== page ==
Moreover, this collapse affects not just the qubit that was measured, but also potentially the entire system—an effect described by Einstein as “spooky action at a distance.” This is due to “entanglement,” a quantum property that allows multiple particles in different places to jointly be in superposition, which is a key ingredient for quantum computing. The collapse of an entangled state can also enable spooky phenomena such as “teleportation,” thereby irretrievably altering the “arrow of time” (the concept that time moves in one forward direction) that governs our everyday experience.
In other words, measurements can be used to fundamentally reorganize the structure of quantum information in space and time.
Now, a new collaboration between Stanford and Google Quantum AI investigates the effect of measurements on quantum systems of many particles on Google’s quantum computer and has obtained the largest experimental demonstration of novel measurement-induced phases of quantum information to date. The study was co-led by Jesse Hoke, a physics graduate student and fellow at Stanford’s Quantum Science and Engineering initiative (Q-FARM), Matteo Ippoliti, a former postdoctoral scholar in the Department of Physics, and senior author Vedika Khemani, associate professor of physics at the Stanford School of Humanities and Sciences and Q-FARM. Their results were published Oct. 18 in the journal Nature.
Here, Hoke, Ippoliti, and Khemani discuss how they observed measurement-induced phases of quantum information—a feat once thought to be beyond the realm of what could be achieved in an experiment—and how their new insights could help pave the way for advancements in quantum science and engineering.
Question: What distinguishes the phases investigated in this study from one another, and what is teleportation?
Ippoliti: In the simplest case, there are two phases. In one phase, the structure of quantum information in the system forms a strongly connected web where qubits share a lot of entanglement, even at large spatial distances and/or temporal separations. In the other, the system is weakly connected, so correlations like entanglement decay quickly with distance or time. These are the two phases that we probed in our experiment. The strongly entangled phase enables teleportation, which occurs when the state of one qubit is instantly transmitted, or “teleported,” to another far away qubit by measuring all but those two qubits.
Question: How did you control when a phase transition occurred
Khemani: The competing forces at play are the interactions between qubits, which tend to build entanglement, and measurements of the qubits, which can destroy it. This is the famous “wave function collapse” of quantum mechanics—think of Schrödinger’s cat “collapsing” into one of two states (dead or alive) when we open the box. However, because of entanglement, the collapse is not restricted to the qubit we directly measure but affects the rest of the system too. By controlling the strength or frequency of measurements on the quantum computer, we can induce a phase transition between an entangled phase and a disentangled one.
Question: What were some of the challenges your team needed to overcome to measure quantum states, and how did you do it?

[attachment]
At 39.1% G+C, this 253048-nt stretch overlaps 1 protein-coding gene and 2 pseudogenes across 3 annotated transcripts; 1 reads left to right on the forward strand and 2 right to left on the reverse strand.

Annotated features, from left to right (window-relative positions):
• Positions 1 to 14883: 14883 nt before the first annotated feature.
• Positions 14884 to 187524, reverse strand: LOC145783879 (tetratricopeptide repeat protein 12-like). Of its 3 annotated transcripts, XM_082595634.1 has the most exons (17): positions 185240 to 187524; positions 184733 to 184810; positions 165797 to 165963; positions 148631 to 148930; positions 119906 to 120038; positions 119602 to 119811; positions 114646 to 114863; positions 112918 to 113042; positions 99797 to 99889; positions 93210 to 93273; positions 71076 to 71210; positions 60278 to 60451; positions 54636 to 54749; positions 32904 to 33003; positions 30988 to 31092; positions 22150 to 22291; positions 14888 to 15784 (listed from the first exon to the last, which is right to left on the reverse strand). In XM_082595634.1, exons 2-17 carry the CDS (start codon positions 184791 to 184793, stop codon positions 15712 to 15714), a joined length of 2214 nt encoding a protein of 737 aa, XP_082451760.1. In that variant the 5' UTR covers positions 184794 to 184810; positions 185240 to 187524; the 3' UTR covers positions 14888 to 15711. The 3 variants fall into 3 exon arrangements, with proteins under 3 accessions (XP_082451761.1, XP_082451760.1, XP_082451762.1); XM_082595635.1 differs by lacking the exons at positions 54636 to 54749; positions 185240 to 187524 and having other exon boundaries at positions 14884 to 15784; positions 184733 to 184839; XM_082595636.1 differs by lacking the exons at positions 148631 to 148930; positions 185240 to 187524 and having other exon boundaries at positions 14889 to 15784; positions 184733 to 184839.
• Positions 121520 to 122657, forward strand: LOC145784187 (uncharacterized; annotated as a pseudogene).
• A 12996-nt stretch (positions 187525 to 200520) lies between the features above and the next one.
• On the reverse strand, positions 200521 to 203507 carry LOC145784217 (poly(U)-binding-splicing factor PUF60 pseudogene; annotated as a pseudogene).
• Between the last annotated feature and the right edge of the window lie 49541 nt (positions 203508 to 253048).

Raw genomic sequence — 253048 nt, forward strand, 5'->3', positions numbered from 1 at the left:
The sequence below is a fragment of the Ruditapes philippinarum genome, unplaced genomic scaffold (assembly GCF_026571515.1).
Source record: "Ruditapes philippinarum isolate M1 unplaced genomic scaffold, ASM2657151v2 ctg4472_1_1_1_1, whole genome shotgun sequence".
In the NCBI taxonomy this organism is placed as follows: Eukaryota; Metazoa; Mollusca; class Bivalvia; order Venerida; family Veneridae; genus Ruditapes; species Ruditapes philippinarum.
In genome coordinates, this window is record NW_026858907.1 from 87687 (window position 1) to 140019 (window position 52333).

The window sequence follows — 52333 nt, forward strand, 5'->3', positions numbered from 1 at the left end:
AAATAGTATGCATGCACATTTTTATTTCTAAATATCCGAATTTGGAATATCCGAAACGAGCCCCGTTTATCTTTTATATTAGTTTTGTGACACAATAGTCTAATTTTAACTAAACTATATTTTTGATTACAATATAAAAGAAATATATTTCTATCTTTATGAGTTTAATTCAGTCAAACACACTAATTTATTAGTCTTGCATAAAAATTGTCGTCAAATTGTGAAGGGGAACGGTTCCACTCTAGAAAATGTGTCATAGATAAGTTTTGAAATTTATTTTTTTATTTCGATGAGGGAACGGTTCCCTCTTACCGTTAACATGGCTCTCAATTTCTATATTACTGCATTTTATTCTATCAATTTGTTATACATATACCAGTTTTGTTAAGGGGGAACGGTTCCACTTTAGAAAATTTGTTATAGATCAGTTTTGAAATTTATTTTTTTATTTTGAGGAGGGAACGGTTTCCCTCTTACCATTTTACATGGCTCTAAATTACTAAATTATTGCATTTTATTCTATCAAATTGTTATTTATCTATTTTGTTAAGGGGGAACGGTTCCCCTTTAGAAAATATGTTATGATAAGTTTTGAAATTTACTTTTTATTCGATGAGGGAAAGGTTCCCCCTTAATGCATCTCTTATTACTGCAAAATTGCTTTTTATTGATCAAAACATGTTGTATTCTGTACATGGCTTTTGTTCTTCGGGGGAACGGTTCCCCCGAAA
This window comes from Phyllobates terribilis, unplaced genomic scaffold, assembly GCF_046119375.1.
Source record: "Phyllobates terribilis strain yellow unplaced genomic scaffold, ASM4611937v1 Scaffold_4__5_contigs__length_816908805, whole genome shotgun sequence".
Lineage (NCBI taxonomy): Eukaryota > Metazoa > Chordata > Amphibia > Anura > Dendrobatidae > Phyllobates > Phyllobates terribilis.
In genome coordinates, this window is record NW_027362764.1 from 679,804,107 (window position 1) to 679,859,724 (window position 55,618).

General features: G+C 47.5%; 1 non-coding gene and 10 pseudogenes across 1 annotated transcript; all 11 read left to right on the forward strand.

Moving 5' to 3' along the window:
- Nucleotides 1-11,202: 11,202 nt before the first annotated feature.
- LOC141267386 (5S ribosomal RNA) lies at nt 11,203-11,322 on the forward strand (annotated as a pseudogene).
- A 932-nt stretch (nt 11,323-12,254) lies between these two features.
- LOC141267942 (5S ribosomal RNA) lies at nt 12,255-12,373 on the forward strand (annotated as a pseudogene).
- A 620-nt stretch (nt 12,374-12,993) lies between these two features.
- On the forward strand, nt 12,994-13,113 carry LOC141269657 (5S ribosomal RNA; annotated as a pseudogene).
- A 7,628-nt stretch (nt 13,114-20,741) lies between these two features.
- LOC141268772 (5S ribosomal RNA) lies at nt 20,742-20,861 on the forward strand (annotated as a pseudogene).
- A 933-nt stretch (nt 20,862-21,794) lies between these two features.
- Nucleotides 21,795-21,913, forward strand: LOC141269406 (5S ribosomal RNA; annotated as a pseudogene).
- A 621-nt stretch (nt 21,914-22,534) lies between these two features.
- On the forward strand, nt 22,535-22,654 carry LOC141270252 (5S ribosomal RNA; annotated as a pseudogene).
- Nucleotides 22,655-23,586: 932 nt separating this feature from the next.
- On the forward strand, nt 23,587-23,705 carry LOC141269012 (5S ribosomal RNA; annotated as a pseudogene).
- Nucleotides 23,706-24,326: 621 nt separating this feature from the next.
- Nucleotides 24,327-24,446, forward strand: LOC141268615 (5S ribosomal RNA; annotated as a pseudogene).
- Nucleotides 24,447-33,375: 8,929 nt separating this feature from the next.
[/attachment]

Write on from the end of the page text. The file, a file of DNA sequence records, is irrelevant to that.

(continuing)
Ippoliti: Measurements in quantum mechanics are inherently random, which makes observing these phases notoriously challenging. This is because every repetition of our experiment produces a different, random-looking quantum state. This is a problem because detecting entanglement (the feature that sets our two phases apart) requires observations on many copies of the same state. To get around this difficulty, we developed a diagnostic that cross-correlates data from the quantum processor with the results of simulations on classical computers. This hybrid quantum-classical diagnostic allowed us to see evidence of the different phases on up to 70 qubits, making this one of the largest digital quantum simulations and experiments to date.
Hoke: Another challenge was that quantum experiments are currently limited by environmental noise. Entanglement is a delicate resource that is easily destroyed by interactions from the outside environment, which is the primary challenge in quantum computing. In our setup, we probe the entanglement structure between the system’s qubits, which is destroyed if the system is not perfectly isolated and instead gets entangled with the surrounding environment. We addressed this challenge by devising a diagnostic that uses noise as a feature rather than a bug—the two phases (weak and strong entanglement) respond to noise in different ways, and we used this as a probe of the phases.
Khemani: In addition, we used the fact that the “arrow of time” loses meaning with measurement-induced teleportation. This allowed us to reorganize the sequence of operations on the quantum computer in advantageous ways to mitigate the effects of noise and to devise new probes of the organization of quantum information in space-time.
Question: What do the findings mean?
Khemani: At the level of fundamental science, our experiments demonstrate new phenomena that extend our familiar concepts of “phase structure.” Instead of thinking of measurements merely as probes, we are now thinking of them as an intrinsic part of quantum dynamics, which can be used to create and manipulate novel quantum correlations. At the level of applications, using measurements to robustly generate structured entanglement is inspiring new ways to make quantum computing more robust against noise. More generally, our understanding of general phases of quantum information and dynamics is still nascent, and many exciting surprises await.
Hoke conducted research on this study while working as an intern at Google Quantum AI under the supervision of Xiao Mi and Pedram Roushan. Ippoliti is now an assistant professor of physics at the University of Texas at Austin. Additional co-authors on this study include the Google Quantum AI team and researchers from the University of Massachusetts, Amherst; Auburn University; University of Technology, Sydney; University of California, Riverside; and Columbia University. The full list of authors is available in the Nature paper.
Ippoliti was funded in part by the Gordon and Betty Moore Foundation’s EPiQS Initiative. Khemani was funded by the U.S. Department of Energy, Office of Science, Basic Energy Sciences; the Alfred P. Sloan Foundation; and the Packard Foundation.
Here’s a link to and a citation for the paper, Note: There are well over 100 contributors to the paper and I have not listed each one separately, You can find the list if you go to the Nature paper and click on Google Quantum AI and Collaborators in the author field,
Measurement-induced entanglement and teleportation on a noisy quantum processor by Google Quantum AI and Collaborators. Nature volume 622, pages 481–486 (2023) DOI: https://doi.org/10.1038/s41586-023-06505-7 Published online: 18 October 2023 Issue Date: 19 October 2023
This paper is open access.